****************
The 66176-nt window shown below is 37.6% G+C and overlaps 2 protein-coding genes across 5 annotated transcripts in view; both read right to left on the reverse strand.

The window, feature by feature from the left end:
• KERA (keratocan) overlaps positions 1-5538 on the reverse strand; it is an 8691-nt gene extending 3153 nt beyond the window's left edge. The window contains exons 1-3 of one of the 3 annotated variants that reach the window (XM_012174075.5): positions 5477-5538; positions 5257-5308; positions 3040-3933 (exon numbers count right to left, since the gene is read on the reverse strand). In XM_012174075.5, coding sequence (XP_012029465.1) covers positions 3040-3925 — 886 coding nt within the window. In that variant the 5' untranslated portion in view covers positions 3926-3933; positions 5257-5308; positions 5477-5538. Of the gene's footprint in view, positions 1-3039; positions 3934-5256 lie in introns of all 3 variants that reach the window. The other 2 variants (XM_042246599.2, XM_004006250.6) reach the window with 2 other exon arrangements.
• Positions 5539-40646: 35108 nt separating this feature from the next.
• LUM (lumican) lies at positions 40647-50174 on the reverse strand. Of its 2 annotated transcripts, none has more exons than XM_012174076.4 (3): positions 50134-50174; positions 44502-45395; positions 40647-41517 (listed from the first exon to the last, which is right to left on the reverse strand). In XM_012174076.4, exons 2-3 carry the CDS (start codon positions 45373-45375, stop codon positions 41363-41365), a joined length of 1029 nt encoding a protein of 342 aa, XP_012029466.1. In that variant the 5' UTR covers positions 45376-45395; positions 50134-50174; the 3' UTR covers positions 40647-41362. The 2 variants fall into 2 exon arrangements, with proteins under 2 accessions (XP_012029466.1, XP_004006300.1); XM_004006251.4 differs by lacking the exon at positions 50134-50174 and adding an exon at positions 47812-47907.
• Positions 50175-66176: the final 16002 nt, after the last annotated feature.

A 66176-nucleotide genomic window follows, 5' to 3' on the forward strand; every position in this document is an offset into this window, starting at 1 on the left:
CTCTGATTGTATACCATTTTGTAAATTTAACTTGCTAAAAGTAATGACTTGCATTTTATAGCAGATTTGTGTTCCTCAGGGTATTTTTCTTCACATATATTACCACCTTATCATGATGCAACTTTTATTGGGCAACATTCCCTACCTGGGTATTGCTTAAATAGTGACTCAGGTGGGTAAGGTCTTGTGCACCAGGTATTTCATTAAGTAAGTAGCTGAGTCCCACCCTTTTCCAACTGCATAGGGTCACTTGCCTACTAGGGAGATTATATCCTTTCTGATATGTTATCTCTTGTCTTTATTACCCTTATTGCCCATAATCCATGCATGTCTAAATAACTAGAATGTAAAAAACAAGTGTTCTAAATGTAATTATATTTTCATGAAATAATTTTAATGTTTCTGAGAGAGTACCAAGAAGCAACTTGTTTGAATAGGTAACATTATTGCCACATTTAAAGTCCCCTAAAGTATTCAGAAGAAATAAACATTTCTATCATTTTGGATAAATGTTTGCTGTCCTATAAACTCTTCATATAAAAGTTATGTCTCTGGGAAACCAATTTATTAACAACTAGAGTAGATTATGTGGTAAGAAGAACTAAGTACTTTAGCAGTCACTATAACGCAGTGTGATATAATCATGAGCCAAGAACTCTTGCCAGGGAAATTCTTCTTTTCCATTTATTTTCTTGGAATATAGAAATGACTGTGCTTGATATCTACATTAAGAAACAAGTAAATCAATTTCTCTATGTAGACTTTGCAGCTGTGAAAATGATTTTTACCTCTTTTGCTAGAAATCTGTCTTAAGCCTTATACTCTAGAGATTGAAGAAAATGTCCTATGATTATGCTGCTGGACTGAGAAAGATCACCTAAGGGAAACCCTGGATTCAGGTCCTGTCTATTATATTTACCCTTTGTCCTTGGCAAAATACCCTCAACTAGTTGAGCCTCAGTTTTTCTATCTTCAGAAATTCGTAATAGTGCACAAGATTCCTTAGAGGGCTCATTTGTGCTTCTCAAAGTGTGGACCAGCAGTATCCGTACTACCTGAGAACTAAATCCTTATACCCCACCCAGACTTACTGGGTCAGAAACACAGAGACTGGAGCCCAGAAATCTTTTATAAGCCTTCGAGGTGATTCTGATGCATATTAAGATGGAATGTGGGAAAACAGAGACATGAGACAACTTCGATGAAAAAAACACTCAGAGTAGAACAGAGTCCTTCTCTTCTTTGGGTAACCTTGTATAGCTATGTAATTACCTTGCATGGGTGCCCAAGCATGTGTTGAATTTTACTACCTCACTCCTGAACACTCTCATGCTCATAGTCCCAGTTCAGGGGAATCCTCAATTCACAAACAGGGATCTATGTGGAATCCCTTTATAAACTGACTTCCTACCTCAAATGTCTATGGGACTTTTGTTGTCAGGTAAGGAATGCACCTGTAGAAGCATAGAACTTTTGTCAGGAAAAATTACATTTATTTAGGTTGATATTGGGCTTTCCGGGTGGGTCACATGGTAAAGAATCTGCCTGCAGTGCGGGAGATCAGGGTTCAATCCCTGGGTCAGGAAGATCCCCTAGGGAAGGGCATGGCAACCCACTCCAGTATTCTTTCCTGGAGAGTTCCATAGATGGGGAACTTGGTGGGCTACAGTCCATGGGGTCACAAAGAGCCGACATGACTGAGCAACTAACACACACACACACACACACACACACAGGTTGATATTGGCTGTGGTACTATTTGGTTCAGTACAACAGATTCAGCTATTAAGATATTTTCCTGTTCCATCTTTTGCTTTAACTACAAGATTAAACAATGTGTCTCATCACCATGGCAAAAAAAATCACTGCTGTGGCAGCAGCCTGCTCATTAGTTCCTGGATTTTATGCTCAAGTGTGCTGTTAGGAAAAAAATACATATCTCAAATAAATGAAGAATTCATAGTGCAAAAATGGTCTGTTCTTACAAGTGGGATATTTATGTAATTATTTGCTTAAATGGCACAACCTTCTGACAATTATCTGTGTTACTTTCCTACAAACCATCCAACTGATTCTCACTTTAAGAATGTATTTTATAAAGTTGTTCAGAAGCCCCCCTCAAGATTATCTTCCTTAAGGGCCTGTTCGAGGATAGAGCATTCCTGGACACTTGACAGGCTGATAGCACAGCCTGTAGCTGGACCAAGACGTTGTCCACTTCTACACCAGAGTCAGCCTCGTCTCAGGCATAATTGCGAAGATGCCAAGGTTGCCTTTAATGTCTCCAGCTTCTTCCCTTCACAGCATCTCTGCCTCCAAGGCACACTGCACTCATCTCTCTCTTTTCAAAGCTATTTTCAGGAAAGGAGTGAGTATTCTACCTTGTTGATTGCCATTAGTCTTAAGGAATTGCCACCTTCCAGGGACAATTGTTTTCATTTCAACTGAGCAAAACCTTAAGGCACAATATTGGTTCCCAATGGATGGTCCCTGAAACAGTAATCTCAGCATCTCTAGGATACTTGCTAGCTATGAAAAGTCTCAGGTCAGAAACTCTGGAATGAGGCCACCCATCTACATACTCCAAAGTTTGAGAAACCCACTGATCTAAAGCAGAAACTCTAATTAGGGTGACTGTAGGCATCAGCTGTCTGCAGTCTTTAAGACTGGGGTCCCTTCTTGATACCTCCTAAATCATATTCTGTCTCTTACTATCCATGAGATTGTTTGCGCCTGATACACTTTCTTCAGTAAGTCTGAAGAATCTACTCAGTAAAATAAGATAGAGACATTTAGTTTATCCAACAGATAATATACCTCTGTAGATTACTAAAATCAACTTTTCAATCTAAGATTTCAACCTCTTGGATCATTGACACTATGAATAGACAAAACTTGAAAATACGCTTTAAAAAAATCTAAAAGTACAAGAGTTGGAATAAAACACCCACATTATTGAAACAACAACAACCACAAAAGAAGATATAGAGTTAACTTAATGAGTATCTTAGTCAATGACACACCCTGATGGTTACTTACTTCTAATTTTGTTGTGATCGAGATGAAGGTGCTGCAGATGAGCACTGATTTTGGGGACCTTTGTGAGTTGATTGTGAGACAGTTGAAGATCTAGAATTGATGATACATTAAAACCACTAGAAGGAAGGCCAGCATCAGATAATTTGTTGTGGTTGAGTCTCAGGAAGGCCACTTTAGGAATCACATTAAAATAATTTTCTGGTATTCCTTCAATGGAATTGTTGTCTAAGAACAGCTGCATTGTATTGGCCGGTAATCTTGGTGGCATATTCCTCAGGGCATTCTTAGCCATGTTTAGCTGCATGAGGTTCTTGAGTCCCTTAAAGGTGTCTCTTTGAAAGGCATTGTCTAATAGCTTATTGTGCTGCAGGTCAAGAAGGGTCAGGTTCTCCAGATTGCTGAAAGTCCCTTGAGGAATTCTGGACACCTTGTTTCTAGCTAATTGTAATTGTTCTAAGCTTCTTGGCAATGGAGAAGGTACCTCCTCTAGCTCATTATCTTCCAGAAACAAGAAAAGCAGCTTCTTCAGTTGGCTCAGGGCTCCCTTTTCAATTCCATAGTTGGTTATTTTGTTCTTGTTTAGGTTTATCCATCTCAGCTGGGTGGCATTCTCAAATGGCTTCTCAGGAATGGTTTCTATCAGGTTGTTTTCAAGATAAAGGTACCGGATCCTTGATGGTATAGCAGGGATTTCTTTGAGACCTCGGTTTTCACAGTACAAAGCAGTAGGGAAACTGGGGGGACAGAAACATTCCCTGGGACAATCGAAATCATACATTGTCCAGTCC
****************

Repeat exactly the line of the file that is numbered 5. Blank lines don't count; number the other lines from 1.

• LUM (lumican) lies at positions 40647-50174 on the reverse strand. Of its 2 annotated transcripts, none has more exons than XM_012174076.4 (3): positions 50134-50174; positions 44502-45395; positions 40647-41517 (listed from the first exon to the last, which is right to left on the reverse strand). In XM_012174076.4, exons 2-3 carry the CDS (start codon positions 45373-45375, stop codon positions 41363-41365), a joined length of 1029 nt encoding a protein of 342 aa, XP_012029466.1. In that variant the 5' UTR covers positions 45376-45395; positions 50134-50174; the 3' UTR covers positions 40647-41362. The 2 variants fall into 2 exon arrangements, with proteins under 2 accessions (XP_012029466.1, XP_004006300.1); XM_004006251.4 differs by lacking the exon at positions 50134-50174 and adding an exon at positions 47812-47907.